Let Them Fail
In yesterday’s lesson, we talked about what it means to be a “lawnmower” parent and the dangers of eliminating all obstacles from your child’s life, especially in school. Today, we are going to take that concept one step further and discuss the significance of letting your children fail in school every now and then to serve as a learning opportunity.
Jumping without a net. This is a terrifying possibility for type-A parents. Trust me, it takes one to know one. However, if you don’t let your children fail or suffer consequences of their actions or decisions, then you will be cleaning up their messes from here on out. You will have no choice but to be a “lawnmower” parent if you don’t prepare them for the possibility of failing. It is essentially a process of gradual release. If you have prepared them in all the ways you have anticipated them running into problems (see Lesson 5), then you have brought the proverbial horse to water, and it’s up to them to take a drink. Therefore, in order for your child to understand the value of this learning, they need to see the consequences when they do not follow through with your instructions.
Resisting the temptation. Do not—I repeat, do not—run up to the school demanding to get a key into the teacher’s classroom to get that math book, do not email the teacher at 9:00 pm for them to send you a copy of the Reading Test Study Guide, do not go back to school to pick up their laptop. They have to suffer the consequences of their actions in order to remember not to repeat this behavior. Maybe it’s tough love, maybe I’m a “Tiger Mom,” maybe I’m too tough, but if you do not let them fail—fail that test, get a low homework grade, get points taken off of a project grade, etc.—they will never experience the negative feeling that they will not want to experience again. It’s going to hurt you more than it will hurt them, but where do you go from here?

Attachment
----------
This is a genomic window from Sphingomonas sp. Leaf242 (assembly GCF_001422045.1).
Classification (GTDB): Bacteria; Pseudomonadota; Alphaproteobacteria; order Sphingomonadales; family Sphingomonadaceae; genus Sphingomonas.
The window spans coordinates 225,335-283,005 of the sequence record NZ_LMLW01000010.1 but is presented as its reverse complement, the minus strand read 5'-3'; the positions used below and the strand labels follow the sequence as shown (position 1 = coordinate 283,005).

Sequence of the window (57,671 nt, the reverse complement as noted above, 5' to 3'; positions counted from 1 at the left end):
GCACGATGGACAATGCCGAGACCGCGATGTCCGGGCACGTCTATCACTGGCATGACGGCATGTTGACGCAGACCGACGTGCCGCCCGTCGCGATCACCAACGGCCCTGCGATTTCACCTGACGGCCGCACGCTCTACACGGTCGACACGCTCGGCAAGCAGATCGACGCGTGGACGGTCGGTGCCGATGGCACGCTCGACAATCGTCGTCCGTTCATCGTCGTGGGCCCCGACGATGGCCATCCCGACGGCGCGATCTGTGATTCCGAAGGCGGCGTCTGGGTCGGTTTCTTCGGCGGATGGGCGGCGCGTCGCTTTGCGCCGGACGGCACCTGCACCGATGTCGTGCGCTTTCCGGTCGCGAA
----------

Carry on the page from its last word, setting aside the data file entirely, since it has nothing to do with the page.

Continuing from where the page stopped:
Being there when they fall. Since the moment we began parenting, we have been there when they’ve scraped their knee or bumped their heads with an ice pack and a Band-Aid. Did you immediately put them in a plastic bubble and pad every service in your home to prevent inevitable injuries? No. You let them fall, but you are there to help them get up. This is the perfect analogy for letting them fail at school. So, they suffered the consequence of doing poorly on a test because they didn’t study the material or they left it at home. Discuss what could be done the next time to avoid this, come up with an action plan, and get to the root of the issue. Not only will your child shed light on how this came to be, but by being supportive and not becoming immersed in an “I got ya” type of scenario, your child will come to trust you and continue to keep the lines of communication open.
Now that your child has revealed what their weaknesses are in terms of study skills, we are ready to jump into tomorrow’s lesson: time management.
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